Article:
We all want to do it. Plenty of us have even tried and failed. I’m talking about managing high-performing teams. Will Pemble, at GoalBoss.com, has been there and done that. He explained how the process works in our recent Manage Smarter podcast with him.
When your organization is facing a huge challenge, it’s time to build a team. To maximize your chances of success, Pemble recommends establishing a team of between five and eight people. At that point, you should explain the challenge and then step back.
Personal experience taught Pemble that the next step is crucial. As the company leader or department head, you’ve got opinions. You know which team members you’d like to see take specific tasks and roles to accomplish the mission. After all, that’s how things work in a military unit. When the goal is to stake a geographical claim, the commander gives the order, and everyone follows instructions. In these high-performing teams operating in high-stress situations, each person has been trained as an expert in their role.
Your company and your employees are not facing that kind of situation. If your challenge is all about how you must absolutely, positively deliver a product by a specific date, let your team members discuss how they’ll set goals. Don’t insert yourself into the process.
Here’s why. The generational mix of your workforce likely includes younger workers who are used to thinking for themselves. If you start telling them what to do, their first instinct might be to push back or disengage, instead of making the task their top priority.
You also want your team members to think of the goal-setting process as an accountability tool. When they meet to discuss what needs to be done and to commit to their goals, they’re making an implicit promise to each other. If one of them falls short, they know that everyone else’s success will be impacted. If you set the goals, you run the risk of everyone coming to you to complain about the non-performer.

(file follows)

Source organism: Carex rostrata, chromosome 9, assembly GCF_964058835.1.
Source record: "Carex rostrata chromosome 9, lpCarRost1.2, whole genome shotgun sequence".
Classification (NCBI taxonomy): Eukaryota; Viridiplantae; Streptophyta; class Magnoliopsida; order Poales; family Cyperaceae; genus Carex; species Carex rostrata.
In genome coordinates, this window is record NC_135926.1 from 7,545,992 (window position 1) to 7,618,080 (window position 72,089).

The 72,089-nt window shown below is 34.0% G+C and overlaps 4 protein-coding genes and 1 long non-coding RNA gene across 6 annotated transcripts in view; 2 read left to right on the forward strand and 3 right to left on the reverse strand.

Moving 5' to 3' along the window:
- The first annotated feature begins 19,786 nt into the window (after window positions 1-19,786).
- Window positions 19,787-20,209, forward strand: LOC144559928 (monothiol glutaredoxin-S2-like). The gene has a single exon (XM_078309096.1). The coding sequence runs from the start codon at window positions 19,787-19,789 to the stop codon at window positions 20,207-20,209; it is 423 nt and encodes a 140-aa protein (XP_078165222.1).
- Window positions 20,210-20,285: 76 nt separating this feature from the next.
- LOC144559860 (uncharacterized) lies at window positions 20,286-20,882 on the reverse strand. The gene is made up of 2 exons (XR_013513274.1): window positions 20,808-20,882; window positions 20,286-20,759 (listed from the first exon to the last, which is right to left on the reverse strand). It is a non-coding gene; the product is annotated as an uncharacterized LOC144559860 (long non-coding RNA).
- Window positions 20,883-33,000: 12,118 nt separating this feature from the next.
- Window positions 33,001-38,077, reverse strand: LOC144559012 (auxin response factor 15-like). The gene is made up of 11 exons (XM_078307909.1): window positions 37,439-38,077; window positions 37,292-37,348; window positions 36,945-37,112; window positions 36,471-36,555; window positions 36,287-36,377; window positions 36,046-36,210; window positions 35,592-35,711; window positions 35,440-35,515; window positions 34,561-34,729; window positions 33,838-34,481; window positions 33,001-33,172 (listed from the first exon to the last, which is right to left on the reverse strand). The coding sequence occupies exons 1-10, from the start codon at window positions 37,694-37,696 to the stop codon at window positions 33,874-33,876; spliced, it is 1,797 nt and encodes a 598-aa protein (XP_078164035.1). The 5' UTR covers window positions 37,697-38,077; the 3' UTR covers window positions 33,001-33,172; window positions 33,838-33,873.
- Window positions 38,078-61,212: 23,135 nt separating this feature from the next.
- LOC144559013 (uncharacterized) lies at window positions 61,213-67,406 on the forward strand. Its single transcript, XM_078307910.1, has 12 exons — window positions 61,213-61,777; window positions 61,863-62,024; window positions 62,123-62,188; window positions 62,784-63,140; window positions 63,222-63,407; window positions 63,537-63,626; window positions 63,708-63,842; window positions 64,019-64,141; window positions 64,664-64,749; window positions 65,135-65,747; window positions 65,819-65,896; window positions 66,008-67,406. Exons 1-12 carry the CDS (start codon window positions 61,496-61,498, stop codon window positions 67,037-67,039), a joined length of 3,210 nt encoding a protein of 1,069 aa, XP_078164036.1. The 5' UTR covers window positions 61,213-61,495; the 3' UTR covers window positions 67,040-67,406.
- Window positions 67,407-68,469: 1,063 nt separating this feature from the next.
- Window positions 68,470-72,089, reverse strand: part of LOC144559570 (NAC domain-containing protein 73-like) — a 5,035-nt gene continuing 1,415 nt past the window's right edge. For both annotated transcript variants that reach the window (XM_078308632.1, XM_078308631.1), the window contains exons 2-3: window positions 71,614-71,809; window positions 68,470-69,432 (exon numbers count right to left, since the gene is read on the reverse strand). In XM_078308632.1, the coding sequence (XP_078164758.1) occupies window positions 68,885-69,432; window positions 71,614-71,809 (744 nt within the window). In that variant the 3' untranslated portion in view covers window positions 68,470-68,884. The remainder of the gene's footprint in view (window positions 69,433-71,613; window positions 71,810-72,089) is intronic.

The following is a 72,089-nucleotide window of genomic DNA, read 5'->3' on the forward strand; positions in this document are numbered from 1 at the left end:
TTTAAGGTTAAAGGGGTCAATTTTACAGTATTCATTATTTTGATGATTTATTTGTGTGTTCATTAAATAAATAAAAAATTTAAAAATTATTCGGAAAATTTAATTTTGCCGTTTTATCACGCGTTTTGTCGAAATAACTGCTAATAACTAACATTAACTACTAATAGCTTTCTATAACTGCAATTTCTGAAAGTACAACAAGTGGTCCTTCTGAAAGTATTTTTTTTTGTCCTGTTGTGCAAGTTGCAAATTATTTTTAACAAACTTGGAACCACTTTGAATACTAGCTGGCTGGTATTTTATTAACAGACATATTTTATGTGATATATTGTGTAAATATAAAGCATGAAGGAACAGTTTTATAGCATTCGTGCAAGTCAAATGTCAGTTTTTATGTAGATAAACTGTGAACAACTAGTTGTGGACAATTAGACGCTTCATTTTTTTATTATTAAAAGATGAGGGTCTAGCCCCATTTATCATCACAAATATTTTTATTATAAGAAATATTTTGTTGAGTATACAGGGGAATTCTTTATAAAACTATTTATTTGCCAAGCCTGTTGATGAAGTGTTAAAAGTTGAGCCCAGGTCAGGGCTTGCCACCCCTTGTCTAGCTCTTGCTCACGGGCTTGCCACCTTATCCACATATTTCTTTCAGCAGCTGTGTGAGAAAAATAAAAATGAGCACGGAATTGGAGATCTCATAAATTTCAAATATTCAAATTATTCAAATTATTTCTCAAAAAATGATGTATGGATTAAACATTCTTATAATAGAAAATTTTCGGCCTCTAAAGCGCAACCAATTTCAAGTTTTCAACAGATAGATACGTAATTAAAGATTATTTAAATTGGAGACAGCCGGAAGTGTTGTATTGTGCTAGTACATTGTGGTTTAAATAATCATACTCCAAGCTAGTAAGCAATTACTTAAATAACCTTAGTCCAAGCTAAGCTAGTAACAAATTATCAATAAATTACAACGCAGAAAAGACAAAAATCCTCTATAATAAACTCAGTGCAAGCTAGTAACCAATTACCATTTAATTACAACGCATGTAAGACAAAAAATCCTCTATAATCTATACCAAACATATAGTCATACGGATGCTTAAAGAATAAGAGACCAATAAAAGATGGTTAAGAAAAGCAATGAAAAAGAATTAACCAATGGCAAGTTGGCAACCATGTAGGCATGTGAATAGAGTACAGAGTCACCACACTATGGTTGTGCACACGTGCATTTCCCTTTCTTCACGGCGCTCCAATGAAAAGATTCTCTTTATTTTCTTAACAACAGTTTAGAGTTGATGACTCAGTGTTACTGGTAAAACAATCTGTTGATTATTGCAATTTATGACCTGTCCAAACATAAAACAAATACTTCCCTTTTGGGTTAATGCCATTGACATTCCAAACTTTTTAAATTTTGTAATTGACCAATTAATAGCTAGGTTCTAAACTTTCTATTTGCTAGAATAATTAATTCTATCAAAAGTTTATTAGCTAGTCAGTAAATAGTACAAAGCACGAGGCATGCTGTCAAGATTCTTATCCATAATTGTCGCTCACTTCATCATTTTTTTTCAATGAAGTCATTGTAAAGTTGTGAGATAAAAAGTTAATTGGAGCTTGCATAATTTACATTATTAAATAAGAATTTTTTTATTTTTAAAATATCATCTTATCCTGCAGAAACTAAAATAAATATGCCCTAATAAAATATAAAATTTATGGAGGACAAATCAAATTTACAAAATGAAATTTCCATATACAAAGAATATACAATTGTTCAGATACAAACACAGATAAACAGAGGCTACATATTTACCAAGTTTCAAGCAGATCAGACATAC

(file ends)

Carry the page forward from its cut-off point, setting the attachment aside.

This style of accountability can be stressful for people. That’s why Pemble suggests building in an implicit understanding about goal achievement. Your team should feel great about their accomplishments when they reaches 80% of the goal by their specified deadline.
The 80% Rule
The 80% figure isn’t arbitrary. It presumes that team members have set goals that represent a true challenge — one that requires their full commitment and level of effort. In any company, we know that things happen. The server goes down. The copier catches fire. A key client demands extra service that is time-consuming. Your team members will have to divert some of their energy to handling the surprises and tasks that are out of their control. Those activities will cause the team to miss some of its goals.
Make sure your team understands they have some breathing room. Give them a mandate to work independently on urgent projects. And remember to praise them for a job well done when they produce results.